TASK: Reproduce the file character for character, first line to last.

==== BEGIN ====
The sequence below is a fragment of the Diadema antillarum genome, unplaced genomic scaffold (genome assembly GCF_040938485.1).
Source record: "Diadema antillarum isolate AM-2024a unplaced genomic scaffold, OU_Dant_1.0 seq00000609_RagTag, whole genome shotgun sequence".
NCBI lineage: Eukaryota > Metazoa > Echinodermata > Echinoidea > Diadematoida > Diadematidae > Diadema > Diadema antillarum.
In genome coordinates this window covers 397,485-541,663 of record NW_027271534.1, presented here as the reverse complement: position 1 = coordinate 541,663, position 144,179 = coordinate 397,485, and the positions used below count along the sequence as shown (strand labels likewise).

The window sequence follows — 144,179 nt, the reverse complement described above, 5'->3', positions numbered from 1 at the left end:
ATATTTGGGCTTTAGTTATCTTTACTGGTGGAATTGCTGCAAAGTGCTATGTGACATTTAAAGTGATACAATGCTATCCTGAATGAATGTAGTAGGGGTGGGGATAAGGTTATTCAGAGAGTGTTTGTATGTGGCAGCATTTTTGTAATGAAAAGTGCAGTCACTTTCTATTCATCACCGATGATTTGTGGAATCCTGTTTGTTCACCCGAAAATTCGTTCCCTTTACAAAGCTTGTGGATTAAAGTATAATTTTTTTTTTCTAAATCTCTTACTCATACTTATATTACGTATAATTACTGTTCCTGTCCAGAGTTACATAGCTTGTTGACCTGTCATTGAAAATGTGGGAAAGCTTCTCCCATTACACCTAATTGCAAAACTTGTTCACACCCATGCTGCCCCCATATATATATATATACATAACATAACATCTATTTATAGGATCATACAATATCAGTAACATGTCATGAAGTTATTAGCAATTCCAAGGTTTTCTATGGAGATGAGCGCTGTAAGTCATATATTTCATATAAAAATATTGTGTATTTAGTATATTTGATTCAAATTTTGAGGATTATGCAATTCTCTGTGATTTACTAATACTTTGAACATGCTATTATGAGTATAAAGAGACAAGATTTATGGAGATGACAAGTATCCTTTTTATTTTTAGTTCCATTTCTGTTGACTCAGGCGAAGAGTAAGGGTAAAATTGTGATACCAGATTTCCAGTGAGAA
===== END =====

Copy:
The sequence below is a fragment of the Diadema antillarum genome, unplaced genomic scaffold (genome assembly GCF_040938485.1).
Source record: "Diadema antillarum isolate AM-2024a unplaced genomic scaffold, OU_Dant_1.0 seq00000609_RagTag, whole genome shotgun sequence".
NCBI lineage: Eukaryota > Metazoa > Echinodermata > Echinoidea > Diadematoida > Diadematidae > Diadema > Diadema antillarum.
In genome coordinates this window covers 397,485-541,663 of record NW_027271534.1, presented here as the reverse complement: position 1 = coordinate 541,663, position 144,179 = coordinate 397,485, and the positions used below count along the sequence as shown (strand labels likewise).

The window sequence follows — 144,179 nt, the reverse complement described above, 5'->3', positions numbered from 1 at the left end:
ATATTTGGGCTTTAGTTATCTTTACTGGTGGAATTGCTGCAAAGTGCTATGTGACATTTAAAGTGATACAATGCTATCCTGAATGAATGTAGTAGGGGTGGGGATAAGGTTATTCAGAGAGTGTTTGTATGTGGCAGCATTTTTGTAATGAAAAGTGCAGTCACTTTCTATTCATCACCGATGATTTGTGGAATCCTGTTTGTTCACCCGAAAATTCGTTCCCTTTACAAAGCTTGTGGATTAAAGTATAATTTTTTTTTTCTAAATCTCTTACTCATACTTATATTACGTATAATTACTGTTCCTGTCCAGAGTTACATAGCTTGTTGACCTGTCATTGAAAATGTGGGAAAGCTTCTCCCATTACACCTAATTGCAAAACTTGTTCACACCCATGCTGCCCCCATATATATATATATACATAACATAACATCTATTTATAGGATCATACAATATCAGTAACATGTCATGAAGTTATTAGCAATTCCAAGGTTTTCTATGGAGATGAGCGCTGTAAGTCATATATTTCATATAAAAATATTGTGTATTTAGTATATTTGATTCAAATTTTGAGGATTATGCAATTCTCTGTGATTTACTAATACTTTGAACATGCTATTATGAGTATAAAGAGACAAGATTTATGGAGATGACAAGTATCCTTTTTATTTTTAGTTCCATTTCTGTTGACTCAGGCGAAGAGTAAGGGTAAAATTGTGATACCAGATTTCCAGTGAGAA